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About the Mule Error

Mule execution failures result in a Mule Error. Each Mule Error has the following components:

Component Description Expression

Description

A description regarding the problem

#[error.description]

Type

A type, used to characterize the problem and allow routing within an error handler

#[error.errorType]

Cause

The underlying Java Throwable that resulted in the failure

#[error.cause]

Message

An optional Mule Message regarding the problem

#[error.errorMessage]

Child Errors

An optional collection of inner errors, used by elements like Scatter-Gather to provide aggregated route errors.

#[error.childErrors]

Each component in a Mule application declares the type of errors it throws so it’s easy for you to identify potential errors when designing a Mule flow.

For example, when an HTTP request fails with a 401 status code, the Mule Error looks like this:

Description: HTTP GET on resource ‘http://localhost:36682/testPath’ failed: unauthorized (401)
Type: HTTP:UNAUTHORIZED
Cause: a ResponseValidatorTypedException instance
Error Message:  { "message" : "Could not authorize the user." }

About Error Types

In the example above, the error type is HTTP:UNAUTHORIZED, not simply UNAUTHORIZED.
Error types consist of both a namespace and an identifier, allowing you to distinguish the types according to their domain. For example, there are HTTP:NOT_FOUND and FILE:NOT_FOUND error types.
While connectors define their own namespace, core runtime errors have the implicit MULE one.
So MULE:EXPRESSION and EXPRESSION are interpreted as one.

Another important characteristic of error types is that they may have a parent type. For example, HTTP:UNAUTHORIZED has MULE:CLIENT_SECURITY as the parent, which, in turn, has MULE:SECURITY as the parent. This establishes error types as specifications of more global ones: an HTTP unauthorized error is a type of client security error, which is a type of a more broad security issue.

These hierarchies allow routing to be more general. For example, a handler for MULE:SECURITY catches HTTP unauthorized errors as well as OAuth errors.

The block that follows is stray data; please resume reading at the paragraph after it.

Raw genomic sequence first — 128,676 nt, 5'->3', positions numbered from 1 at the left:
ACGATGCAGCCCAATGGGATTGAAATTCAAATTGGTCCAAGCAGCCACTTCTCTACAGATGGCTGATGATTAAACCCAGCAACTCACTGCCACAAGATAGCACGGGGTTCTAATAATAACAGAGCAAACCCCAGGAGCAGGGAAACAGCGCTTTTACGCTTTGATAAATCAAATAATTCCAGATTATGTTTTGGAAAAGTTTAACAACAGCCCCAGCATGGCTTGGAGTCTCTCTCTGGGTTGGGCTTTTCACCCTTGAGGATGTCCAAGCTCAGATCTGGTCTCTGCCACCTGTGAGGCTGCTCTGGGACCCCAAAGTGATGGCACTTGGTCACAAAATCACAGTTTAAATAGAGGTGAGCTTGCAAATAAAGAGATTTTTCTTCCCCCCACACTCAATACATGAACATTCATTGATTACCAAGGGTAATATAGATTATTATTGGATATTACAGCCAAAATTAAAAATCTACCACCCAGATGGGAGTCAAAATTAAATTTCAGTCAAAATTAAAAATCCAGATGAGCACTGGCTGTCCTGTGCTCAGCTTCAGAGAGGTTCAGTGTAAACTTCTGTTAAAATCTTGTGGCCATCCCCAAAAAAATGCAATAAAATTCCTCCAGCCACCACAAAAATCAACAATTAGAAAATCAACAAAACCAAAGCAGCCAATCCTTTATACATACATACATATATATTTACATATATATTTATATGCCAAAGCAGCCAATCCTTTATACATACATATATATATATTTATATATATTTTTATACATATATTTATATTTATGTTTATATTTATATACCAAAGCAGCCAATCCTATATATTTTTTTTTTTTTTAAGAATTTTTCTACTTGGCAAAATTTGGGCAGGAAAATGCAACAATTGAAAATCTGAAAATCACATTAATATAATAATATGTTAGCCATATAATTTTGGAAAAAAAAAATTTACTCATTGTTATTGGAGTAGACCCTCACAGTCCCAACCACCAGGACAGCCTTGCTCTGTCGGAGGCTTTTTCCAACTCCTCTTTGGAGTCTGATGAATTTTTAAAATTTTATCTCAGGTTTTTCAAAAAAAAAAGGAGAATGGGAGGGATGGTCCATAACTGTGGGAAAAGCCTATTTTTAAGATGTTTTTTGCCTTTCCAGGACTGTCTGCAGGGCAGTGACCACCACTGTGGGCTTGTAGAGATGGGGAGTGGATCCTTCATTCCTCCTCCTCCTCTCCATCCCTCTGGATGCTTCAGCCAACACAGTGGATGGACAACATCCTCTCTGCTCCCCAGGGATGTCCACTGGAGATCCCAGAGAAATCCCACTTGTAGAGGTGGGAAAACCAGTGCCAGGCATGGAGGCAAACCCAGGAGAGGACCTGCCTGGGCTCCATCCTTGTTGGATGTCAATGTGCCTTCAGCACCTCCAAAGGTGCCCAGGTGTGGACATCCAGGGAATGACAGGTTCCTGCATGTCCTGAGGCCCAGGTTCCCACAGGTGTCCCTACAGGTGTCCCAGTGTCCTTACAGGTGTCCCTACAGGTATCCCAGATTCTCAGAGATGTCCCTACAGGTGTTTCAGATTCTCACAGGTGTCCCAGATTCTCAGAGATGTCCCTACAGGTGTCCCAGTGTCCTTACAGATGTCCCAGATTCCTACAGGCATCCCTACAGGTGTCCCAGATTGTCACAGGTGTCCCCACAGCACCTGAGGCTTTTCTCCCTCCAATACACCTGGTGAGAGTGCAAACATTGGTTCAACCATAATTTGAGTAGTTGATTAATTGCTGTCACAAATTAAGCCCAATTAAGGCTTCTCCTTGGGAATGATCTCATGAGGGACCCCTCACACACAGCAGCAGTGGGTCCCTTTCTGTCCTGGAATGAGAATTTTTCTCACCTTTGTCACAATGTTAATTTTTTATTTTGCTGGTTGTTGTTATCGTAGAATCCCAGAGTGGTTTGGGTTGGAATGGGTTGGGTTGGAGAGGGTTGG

Below you can see what the core runtime’s hierarchy looks like:

Error Hierarchy

All errors are either general or CRITICAL, the latter being so severe that they cannot be handled and will only be logged. At the top of the general hierarchy is ANY, which allows for matching all types under it. It’s important to note the UNKNOWN type, which is used when no clear reason for the failure is found. This error can only be handled through the ANY type to allow for specification of unclear errors in the future, without changing the existing behavior of the app.

When it comes to connectors, each connector defines its error type hierarchy considering the core runtime hierarchy, though CONNECTIVITY and RETRY_EXHAUSTED types are always present since they are common to all connectors.

About Custom Error Types

Custom error types can be defined when mapping errors or raising them. These errors require a specific custom namespace to distinguish them from other existing types within an application. This means that in an application using HTTP and DB, those two namespaces cannot be used. In fact, it’s best to stay away from existing connector namespaces and instead define namespaces related to the particular Mule application name or context.

For example, a customer aggregation API could use the CUSTOMER namespace for it’s custom error types and an order processing API could use the ORDER namespace.

About Error Mappings

In each operation of your flow, you can map the possible error types to a custom error type of your choosing. You can use these custom error types to differentiate exactly where an error occurred in your flow. For example, if your flow has two HTTP Request operations that reach out to different REST services, a connectivity failure on either produces the same error but by mapping each to different custom error types so that you can differentiate the error handling of each operation failure, as well as more quickly identify the source of the error in the Mule application logs.

In the example below, you can see how mappings allow granular error handling:

Example: XML Configuration for Mappings

         
      
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<flow name="retrieveMatchingOrders">
  <http:request config-ref="customersConfig" path="/customer">
    <error-mapping sourceType="CONNECTIVITY" targetType="APP:CUSTOMER_API"/>
  </http:request>
  <http:request config-ref="ordersConfig" path="/order">
    <error-mapping sourceType="CONNECTIVITY" targetType="APP:ORDER_API"/>
  </http:request>
  <error-handler>
    <on-error-continue type="APP:CUSTOMER_API">
      <logger message="#['Could not retrieve customer data.']"/>
    </on-error-continue>
    <on-error-continue type="APP:ORDER_API">
      <logger message="#['Could not retrieve customer order data.']"/>
    </on-error-continue>
  </error-handler>
</flow>